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Jamesaritchie said:
Huh? I don't see the word "artists" used. What am I missing?
It's on the Window title, not on the webpage itself.

I wouldn't even have noticed it.
 

jamiehall

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Thanks. I thought I had the right website, but it seemed that it looked different than I remembered and then that title bar error really threw me. I knew that sometimes one website pretends to be another, so I decided that people here would know for sure. Thank you.
 

Maryn

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I know just enough about webpage coding to understand what might have happened. There's a place in all coding, from "handmade" to templates, where the coder fills in what word(s) will appear as the window's title or name. If the design is being copied from a previous version or a master, then modified, it's easy to overlook the need to change it. Typos and misspellings there are also not unusual and often go uncorrected, since many people never notice them.

Maryn, whose kids used to make scads of web pages
 

CaoPaux

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FWIW, the bar's said "Artists'" for as long as I can remember. I expect it's debris from a past merger.

(I hope the revamping's still in progress, cuz the menus are a mess on my browser.)
 

LordDelusions

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AAR Members?

Seeing how I'm referring to agents, thought this would be a good place to post:

I read somewhere that agents who are AAR members are more credible in terms of providing writers with the best possible publishers, publicity, etc.?
However, for example, Elizabeth Kaplan agency is not listed as AAR member (according to Agent Query), but someone said that one of her clients got a 6figure advance.
So I would like to know the correlation between AAR and What the author gets.
 

JulieB

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I don't have any evidence that there's a correlation, but one thing to consider is whether or not the agent adheres to the AAR Canon of Ethics.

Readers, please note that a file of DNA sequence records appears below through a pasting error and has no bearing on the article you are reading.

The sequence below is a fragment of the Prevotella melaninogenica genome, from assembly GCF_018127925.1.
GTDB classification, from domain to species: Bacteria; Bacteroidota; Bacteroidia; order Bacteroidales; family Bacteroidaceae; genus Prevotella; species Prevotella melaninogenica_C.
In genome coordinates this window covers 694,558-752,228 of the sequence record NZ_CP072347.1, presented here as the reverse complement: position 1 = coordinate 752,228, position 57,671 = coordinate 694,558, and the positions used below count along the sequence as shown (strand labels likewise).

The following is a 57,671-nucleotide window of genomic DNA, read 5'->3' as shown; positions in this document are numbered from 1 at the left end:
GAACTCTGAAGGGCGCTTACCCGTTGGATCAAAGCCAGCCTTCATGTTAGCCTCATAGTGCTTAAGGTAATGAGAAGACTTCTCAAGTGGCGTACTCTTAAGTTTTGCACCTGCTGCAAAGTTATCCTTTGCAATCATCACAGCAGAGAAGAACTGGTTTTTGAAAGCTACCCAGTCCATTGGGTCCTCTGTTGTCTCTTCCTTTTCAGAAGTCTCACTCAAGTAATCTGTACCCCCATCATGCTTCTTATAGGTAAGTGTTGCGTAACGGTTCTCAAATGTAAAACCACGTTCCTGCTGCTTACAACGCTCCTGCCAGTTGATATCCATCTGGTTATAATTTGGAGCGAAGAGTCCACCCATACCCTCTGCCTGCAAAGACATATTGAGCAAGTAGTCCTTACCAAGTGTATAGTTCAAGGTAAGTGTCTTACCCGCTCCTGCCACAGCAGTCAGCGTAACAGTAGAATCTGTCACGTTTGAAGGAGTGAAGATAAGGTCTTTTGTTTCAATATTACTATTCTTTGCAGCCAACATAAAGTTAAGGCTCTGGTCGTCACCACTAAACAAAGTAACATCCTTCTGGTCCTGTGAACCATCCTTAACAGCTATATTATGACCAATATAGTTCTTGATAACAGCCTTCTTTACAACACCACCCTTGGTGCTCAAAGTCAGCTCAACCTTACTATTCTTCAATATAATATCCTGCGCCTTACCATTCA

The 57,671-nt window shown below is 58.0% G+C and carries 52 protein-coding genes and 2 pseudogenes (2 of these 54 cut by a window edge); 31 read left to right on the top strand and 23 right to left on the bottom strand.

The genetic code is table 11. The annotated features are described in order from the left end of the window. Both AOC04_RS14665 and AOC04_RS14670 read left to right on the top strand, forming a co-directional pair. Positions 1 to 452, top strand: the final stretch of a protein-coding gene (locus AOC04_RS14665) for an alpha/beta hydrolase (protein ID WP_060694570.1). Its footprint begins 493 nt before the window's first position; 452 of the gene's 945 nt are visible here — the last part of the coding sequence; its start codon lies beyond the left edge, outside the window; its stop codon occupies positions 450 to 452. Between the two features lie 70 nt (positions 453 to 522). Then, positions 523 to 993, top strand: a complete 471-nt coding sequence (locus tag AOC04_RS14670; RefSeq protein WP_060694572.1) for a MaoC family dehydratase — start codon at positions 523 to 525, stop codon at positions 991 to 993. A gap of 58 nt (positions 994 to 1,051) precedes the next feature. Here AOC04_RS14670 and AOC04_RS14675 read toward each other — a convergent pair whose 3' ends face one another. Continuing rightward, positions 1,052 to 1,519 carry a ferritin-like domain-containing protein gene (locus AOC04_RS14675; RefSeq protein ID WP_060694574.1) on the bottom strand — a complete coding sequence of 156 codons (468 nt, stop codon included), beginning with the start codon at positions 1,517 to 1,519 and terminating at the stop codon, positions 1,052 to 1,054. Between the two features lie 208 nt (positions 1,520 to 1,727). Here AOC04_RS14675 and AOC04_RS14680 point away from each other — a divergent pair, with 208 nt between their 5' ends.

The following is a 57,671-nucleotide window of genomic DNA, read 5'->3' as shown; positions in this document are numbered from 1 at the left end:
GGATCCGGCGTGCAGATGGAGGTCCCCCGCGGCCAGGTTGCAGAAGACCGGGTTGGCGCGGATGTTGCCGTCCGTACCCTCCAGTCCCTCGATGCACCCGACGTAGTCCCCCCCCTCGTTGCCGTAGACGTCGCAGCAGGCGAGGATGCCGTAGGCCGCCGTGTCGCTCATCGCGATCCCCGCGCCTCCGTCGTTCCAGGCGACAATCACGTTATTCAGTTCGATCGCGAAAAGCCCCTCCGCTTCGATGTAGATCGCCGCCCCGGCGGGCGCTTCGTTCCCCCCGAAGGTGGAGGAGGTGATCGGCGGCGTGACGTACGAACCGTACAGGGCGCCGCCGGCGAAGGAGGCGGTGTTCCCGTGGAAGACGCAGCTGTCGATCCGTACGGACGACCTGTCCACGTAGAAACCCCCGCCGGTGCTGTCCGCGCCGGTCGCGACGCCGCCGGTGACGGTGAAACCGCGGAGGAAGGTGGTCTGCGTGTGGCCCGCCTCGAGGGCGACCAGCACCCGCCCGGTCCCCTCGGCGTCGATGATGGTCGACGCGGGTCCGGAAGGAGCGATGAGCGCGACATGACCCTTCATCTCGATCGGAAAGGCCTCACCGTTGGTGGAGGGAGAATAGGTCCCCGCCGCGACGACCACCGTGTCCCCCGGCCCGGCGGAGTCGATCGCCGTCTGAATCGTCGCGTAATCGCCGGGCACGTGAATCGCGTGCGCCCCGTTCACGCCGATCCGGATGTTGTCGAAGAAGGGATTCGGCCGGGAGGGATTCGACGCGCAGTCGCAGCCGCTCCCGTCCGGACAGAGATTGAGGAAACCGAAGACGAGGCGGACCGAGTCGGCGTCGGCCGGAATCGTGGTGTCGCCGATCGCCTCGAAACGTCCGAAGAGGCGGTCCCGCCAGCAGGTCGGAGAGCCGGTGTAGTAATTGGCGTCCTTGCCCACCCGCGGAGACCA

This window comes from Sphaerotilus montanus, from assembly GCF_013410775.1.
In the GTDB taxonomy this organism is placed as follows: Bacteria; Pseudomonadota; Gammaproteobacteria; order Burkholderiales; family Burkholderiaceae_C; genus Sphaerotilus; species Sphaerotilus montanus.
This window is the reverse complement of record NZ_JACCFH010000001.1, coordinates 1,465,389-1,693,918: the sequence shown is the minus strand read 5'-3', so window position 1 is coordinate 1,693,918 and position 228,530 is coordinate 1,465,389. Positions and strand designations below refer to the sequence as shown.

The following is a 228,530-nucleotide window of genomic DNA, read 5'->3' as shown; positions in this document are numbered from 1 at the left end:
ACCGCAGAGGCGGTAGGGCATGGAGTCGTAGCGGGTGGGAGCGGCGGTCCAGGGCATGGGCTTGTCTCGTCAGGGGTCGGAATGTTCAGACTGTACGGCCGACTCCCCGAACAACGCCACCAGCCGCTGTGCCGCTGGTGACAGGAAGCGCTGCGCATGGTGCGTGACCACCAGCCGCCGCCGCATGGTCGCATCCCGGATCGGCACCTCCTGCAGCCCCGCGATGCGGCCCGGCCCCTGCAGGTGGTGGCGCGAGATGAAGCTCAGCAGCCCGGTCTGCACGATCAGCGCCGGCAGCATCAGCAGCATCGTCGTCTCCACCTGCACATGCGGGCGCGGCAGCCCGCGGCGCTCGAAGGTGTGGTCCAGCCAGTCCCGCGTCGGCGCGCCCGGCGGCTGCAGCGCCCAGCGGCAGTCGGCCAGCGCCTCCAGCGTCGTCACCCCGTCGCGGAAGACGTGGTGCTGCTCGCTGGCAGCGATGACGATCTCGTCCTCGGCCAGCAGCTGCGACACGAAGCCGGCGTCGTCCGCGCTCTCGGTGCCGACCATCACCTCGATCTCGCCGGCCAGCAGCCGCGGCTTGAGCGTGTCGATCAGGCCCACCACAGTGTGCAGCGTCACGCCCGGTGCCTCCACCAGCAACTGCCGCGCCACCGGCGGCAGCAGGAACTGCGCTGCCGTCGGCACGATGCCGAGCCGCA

And since you already queried about her in the appropriate thread, I'm assuming you've read the rest of the posts and got some good information.
 

Linda Adams

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Hasn't it been mentioned here that an agent has to have ten sales before they can join the AAR as part of the membership requirements? That's always a good thing for the writer because it's a proven track record of success.
 

JulieB

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It's always worth looking at an agent's track record. A friend of mine is trying to place a non-fiction book and the one agent he got a really good nibble from is not an AAR member but does subscribe to their Canon. He checked out the agency and then sent me a link to their site. They're solid and have a good reputation. They're small, but based on their record of placements it looks like they'd be a good fit for him.

So no, AAR is not the litmus test, but it's a good indicator.
 

victoriastrauss

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Claiming to subscribe to the AAR Canon, regretfully, doesn't have to mean very much. The Canon excludes reading fees and kickbacks for referrals. It doesn't exclude upfront marketing fees or paid editing fees, which are the two most common bad-agent abuses these days. Plus, the agent could be lying. The Canon isn't a regulatory statute--it's a voluntary standard imposed by a professional trade group upon its members. Outside that group, adherence or non-adherence means very little.

To become an AAR member, an agent must have worked as an agent for at least the past two years, and have made a minimum of 10 commercial sales during the past 18 months. The fact that members have to prove at least some level of competence before they can join is the main reason to give AAR agents priority on your query list (in the UK, the AAA serves a similar function, as does the ALAA in Australia). However, as Jim pointed out, some successful agents choose not to join, and some very competent agents haven't been in business long enough to qualify. As always, the bottom line is track record and experience.

- Victoria
 

JAG4584

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To become an AAR member, an agent must have worked as an agent for at least the past two years, and have made a minimum of 10 commercial sales during the past 18 months.

What about Authors Guild? Is that even close?